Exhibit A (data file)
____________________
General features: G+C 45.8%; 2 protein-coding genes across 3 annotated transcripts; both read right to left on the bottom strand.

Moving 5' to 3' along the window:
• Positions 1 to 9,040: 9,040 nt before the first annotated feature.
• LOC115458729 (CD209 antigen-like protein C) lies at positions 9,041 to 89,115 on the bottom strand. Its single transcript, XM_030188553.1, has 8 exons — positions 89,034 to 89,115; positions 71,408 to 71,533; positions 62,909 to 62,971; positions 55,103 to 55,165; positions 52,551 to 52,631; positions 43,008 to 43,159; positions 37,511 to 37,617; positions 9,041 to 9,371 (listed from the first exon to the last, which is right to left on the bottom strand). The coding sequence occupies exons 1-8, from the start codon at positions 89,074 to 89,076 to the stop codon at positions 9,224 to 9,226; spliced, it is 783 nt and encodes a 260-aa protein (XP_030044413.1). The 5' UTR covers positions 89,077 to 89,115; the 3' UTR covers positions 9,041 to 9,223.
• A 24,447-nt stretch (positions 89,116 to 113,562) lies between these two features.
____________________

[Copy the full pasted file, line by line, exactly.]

General features: G+C 45.8%; 2 protein-coding genes across 3 annotated transcripts; both read right to left on the bottom strand.

Moving 5' to 3' along the window:
• Positions 1 to 9,040: 9,040 nt before the first annotated feature.
• LOC115458729 (CD209 antigen-like protein C) lies at positions 9,041 to 89,115 on the bottom strand. Its single transcript, XM_030188553.1, has 8 exons — positions 89,034 to 89,115; positions 71,408 to 71,533; positions 62,909 to 62,971; positions 55,103 to 55,165; positions 52,551 to 52,631; positions 43,008 to 43,159; positions 37,511 to 37,617; positions 9,041 to 9,371 (listed from the first exon to the last, which is right to left on the bottom strand). The coding sequence occupies exons 1-8, from the start codon at positions 89,074 to 89,076 to the stop codon at positions 9,224 to 9,226; spliced, it is 783 nt and encodes a 260-aa protein (XP_030044413.1). The 5' UTR covers positions 89,077 to 89,115; the 3' UTR covers positions 9,041 to 9,223.
• A 24,447-nt stretch (positions 89,116 to 113,562) lies between these two features.